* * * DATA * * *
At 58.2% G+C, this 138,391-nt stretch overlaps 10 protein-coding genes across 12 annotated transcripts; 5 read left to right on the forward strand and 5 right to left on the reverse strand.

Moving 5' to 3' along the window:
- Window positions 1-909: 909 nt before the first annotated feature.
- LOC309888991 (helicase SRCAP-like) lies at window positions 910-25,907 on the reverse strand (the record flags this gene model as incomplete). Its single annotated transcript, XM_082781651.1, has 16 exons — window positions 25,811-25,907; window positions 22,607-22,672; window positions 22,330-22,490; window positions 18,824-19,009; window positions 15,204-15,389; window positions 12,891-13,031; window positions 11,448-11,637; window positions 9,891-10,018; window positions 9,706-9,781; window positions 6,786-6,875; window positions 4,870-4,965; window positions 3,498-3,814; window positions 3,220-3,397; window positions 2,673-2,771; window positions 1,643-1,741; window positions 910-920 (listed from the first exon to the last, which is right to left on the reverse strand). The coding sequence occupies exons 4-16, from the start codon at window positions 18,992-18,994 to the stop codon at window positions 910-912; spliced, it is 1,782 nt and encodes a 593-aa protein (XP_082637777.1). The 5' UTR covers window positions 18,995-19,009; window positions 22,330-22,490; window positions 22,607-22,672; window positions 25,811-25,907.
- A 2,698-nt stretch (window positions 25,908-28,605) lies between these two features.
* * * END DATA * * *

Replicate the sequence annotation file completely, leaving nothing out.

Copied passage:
At 58.2% G+C, this 138,391-nt stretch overlaps 10 protein-coding genes across 12 annotated transcripts; 5 read left to right on the forward strand and 5 right to left on the reverse strand.

Moving 5' to 3' along the window:
- Window positions 1-909: 909 nt before the first annotated feature.
- LOC309888991 (helicase SRCAP-like) lies at window positions 910-25,907 on the reverse strand (the record flags this gene model as incomplete). Its single annotated transcript, XM_082781651.1, has 16 exons — window positions 25,811-25,907; window positions 22,607-22,672; window positions 22,330-22,490; window positions 18,824-19,009; window positions 15,204-15,389; window positions 12,891-13,031; window positions 11,448-11,637; window positions 9,891-10,018; window positions 9,706-9,781; window positions 6,786-6,875; window positions 4,870-4,965; window positions 3,498-3,814; window positions 3,220-3,397; window positions 2,673-2,771; window positions 1,643-1,741; window positions 910-920 (listed from the first exon to the last, which is right to left on the reverse strand). The coding sequence occupies exons 4-16, from the start codon at window positions 18,992-18,994 to the stop codon at window positions 910-912; spliced, it is 1,782 nt and encodes a 593-aa protein (XP_082637777.1). The 5' UTR covers window positions 18,995-19,009; window positions 22,330-22,490; window positions 22,607-22,672; window positions 25,811-25,907.
- A 2,698-nt stretch (window positions 25,908-28,605) lies between these two features.